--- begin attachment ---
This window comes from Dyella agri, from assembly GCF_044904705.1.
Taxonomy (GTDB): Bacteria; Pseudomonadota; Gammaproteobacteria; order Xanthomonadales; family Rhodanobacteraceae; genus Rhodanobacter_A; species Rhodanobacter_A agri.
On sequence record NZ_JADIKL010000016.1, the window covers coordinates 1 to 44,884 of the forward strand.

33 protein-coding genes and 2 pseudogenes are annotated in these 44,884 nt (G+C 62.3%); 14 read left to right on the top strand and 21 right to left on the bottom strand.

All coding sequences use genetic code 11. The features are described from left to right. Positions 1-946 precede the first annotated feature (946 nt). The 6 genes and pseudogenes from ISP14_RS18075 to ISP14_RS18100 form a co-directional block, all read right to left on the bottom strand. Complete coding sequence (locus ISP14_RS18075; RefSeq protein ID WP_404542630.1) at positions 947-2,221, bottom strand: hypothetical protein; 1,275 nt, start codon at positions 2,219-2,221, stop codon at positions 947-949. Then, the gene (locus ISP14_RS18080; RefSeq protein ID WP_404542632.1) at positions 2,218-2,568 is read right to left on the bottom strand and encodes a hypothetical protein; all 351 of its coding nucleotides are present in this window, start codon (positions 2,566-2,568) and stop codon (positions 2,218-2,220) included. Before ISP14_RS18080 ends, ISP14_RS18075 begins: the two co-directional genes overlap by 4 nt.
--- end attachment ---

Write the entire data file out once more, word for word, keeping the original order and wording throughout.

This window comes from Dyella agri, from assembly GCF_044904705.1.
Taxonomy (GTDB): Bacteria; Pseudomonadota; Gammaproteobacteria; order Xanthomonadales; family Rhodanobacteraceae; genus Rhodanobacter_A; species Rhodanobacter_A agri.
On sequence record NZ_JADIKL010000016.1, the window covers coordinates 1 to 44,884 of the forward strand.

33 protein-coding genes and 2 pseudogenes are annotated in these 44,884 nt (G+C 62.3%); 14 read left to right on the top strand and 21 right to left on the bottom strand.

All coding sequences use genetic code 11. The features are described from left to right. Positions 1-946 precede the first annotated feature (946 nt). The 6 genes and pseudogenes from ISP14_RS18075 to ISP14_RS18100 form a co-directional block, all read right to left on the bottom strand. Complete coding sequence (locus ISP14_RS18075; RefSeq protein ID WP_404542630.1) at positions 947-2,221, bottom strand: hypothetical protein; 1,275 nt, start codon at positions 2,219-2,221, stop codon at positions 947-949. Then, the gene (locus ISP14_RS18080; RefSeq protein ID WP_404542632.1) at positions 2,218-2,568 is read right to left on the bottom strand and encodes a hypothetical protein; all 351 of its coding nucleotides are present in this window, start codon (positions 2,566-2,568) and stop codon (positions 2,218-2,220) included. Before ISP14_RS18080 ends, ISP14_RS18075 begins: the two co-directional genes overlap by 4 nt.